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Elijah Craig Barrel Proof Single Barrel Store Pick (Superior Liquors, 133.4 Proof)

Elijah Craig Barrel Proof Single Barrel Store Pick (Superior Liquors, 133.4 Proof)
Superior Liquors, located in Greenwood Indiana, is a liquor store that I don’t review many store picks for.  I should for all the more I do actually stop in and check them out, but I usually tend to buy their regular shelf bottles because the prices are so great.  However, it was their release of an Elijah Craig Barrel Proof Single Barrel that had me excited to finally rush out to their store to get one.  What made me interested the most was to finally get to test owner Bob Wallace’s palate.  I met him once before at a charity event and he seemed very genuine and knowledgeable.  He also throws one of the best-ran and most fair bourbon lotteries at the end of the year too.

Elijah Craig Barrel Picks Saturate the Market

Elijah Craig Barrel Proof picks are everywhere these days.  They don’t last for long, but they’re also not exactly selling like hotcakes on the secondary market either.  Due to that last fact, flippers aren’t rushing to stores and buying cases at a time and depriving regular drinkers of the chance to find a bottle.  This superior pick was maybe the 5th or 6th one to be released in the city in a 6-month period.  But its strongest pull was the proof.  At 133.4, it is one of the highest proofed ECBP bottles to hit the Indianapolis area so far.  However, at 9 years old it is also one of the youngest.
Many enthusiasts will say that high proof doesn’t make something better.  That’s a fair assessment.  But so far the ECBP picks that have received the highest acclaim and fetched the most money on secondary have been higher in proof (like the Royal Wines and Spirits at 142.1 proof).  So maybe there’s some truth behind that statement.  Regardless, I will take some time with the bottle just to see for myself how good these can be.  I sampled this neat in a glencairn to find out. 

Tasting Notes

Nose: There is lots more vanilla than I typically find on an ECBP.  Think French Vanilla Custard.  I also detect a decent amount of baking spices too.  Combined, it’s similar to French Toast.  It’s odd to find the sweetness and oak scents are only of secondary importance compared to the vanilla and spice notes, but here we are.  Traditionally Heaven Hill nuttiness combines with chocolate giving it a sort of melted candy bar scent.  None of these notes are unexpected but it’s the vibrancy of certain ones that make this unique among standard Elijah Craig bourbon.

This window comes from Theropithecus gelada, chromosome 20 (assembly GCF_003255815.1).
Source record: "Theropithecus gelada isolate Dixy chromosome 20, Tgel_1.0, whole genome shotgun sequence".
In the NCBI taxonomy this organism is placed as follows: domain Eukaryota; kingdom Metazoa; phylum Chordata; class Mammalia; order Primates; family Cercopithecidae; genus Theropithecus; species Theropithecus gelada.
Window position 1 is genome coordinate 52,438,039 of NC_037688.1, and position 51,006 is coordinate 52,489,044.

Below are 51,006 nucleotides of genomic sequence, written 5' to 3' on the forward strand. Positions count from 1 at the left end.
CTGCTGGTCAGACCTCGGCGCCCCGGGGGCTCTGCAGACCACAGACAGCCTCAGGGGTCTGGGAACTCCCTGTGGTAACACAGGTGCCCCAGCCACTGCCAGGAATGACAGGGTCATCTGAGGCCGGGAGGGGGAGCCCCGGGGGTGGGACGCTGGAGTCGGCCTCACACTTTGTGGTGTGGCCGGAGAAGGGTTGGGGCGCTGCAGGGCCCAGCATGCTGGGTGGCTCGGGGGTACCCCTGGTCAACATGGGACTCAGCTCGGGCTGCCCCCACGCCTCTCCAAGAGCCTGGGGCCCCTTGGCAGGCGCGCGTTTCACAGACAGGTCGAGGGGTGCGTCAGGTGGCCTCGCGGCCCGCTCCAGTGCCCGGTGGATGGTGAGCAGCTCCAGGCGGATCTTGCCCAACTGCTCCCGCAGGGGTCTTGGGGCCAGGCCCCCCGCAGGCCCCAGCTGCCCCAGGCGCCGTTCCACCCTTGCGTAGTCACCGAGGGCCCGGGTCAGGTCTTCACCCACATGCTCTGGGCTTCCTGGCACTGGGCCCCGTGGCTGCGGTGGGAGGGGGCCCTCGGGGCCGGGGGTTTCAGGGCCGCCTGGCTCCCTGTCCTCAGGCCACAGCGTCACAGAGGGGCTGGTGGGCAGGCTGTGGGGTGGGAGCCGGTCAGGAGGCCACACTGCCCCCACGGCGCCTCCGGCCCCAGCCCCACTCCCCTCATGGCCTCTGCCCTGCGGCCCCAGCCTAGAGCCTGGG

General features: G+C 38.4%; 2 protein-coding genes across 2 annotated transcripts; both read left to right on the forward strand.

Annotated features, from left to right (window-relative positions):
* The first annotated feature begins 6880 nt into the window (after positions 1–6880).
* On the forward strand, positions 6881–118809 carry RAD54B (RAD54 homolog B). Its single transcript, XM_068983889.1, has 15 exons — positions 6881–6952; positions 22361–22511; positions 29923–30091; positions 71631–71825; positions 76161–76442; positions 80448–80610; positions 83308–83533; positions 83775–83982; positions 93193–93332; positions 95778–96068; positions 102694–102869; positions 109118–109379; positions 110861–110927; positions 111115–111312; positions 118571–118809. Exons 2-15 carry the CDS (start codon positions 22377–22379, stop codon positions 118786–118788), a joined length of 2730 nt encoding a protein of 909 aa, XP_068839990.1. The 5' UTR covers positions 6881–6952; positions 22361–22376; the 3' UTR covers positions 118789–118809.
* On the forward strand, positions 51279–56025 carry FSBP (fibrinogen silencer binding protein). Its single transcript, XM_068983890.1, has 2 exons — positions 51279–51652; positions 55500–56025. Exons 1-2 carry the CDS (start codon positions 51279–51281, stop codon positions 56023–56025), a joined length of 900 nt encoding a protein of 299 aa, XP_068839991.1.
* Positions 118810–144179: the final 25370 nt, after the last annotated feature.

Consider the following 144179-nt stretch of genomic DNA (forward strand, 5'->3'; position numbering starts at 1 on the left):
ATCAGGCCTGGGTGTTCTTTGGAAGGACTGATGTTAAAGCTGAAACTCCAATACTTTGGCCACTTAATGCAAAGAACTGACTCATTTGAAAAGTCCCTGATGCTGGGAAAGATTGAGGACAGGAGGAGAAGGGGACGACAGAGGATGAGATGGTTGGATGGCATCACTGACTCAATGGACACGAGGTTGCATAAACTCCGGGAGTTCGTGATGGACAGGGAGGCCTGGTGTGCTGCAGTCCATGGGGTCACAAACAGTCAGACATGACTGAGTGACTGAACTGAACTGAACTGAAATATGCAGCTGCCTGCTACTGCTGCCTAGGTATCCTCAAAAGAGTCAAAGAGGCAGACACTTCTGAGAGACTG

Palate: Familiar flavors of oak, caramel and chocolate abound.  There is a nuttiness that I usually describe as peanuts until I later heard it described more like hazelnuts.  I can get behind that now that it’s in my mind.  So in a way, this now has more of a Nutella taste to it than peanuts in milk chocolate.  Anyway, French Vanilla latte flavors combine with a slight amount of orange peel and black cherry flavors.  I must underscore the point that the fruit notes are very light, but enough to recognize they’re there.

Finish: Rich toffee notes and Cow Tails candy lingers on.  Meanwhile, notes of vanilla, oak, cigar wrapper and cinnamon spice remain.  The bit of toasted orange zest is like a garnish on the side of the glass but it’s nice to find as I was not expecting it.  

 Score: 8.2/10

The thing I’ve noticed about all of the ECBP single barrels is that none of them really deviate from the central profile that we all know and love from Elijah Craig.  I still maintain that the ECBP flavor profile is closer to “melted Snickers candy and oak” than anything else, and that’s ok with me.  That’s what I find here, except with rich vanilla notes taking the center stage.  The extra spice may be a result of the high proof, but it could be that this barrel is a bit spicier than usual.  But for the price (about $80), this was one of the better buys I’ve had this year.

Final Thoughts

It seems like every time I end a review of a single barrel, I always advise the reader that if they’re looking to buy a similar single barrel, that they try it before they buy it (if they can).  Sometimes that can’t happen though.  So how do you know if it’s good to buy or not?  The answer for these ECBP releases may be to trust the proof.  I’ve generally seen positive reviews about ECBPs with proofs above 130.  And while that is by no means a hard and fast rule, it’s one that you could use in absence of anything else to go by.  As for my first experience with Superior Liquors’ pick, I think it has encouraged me to come back and try other single barrels that they have selected.  

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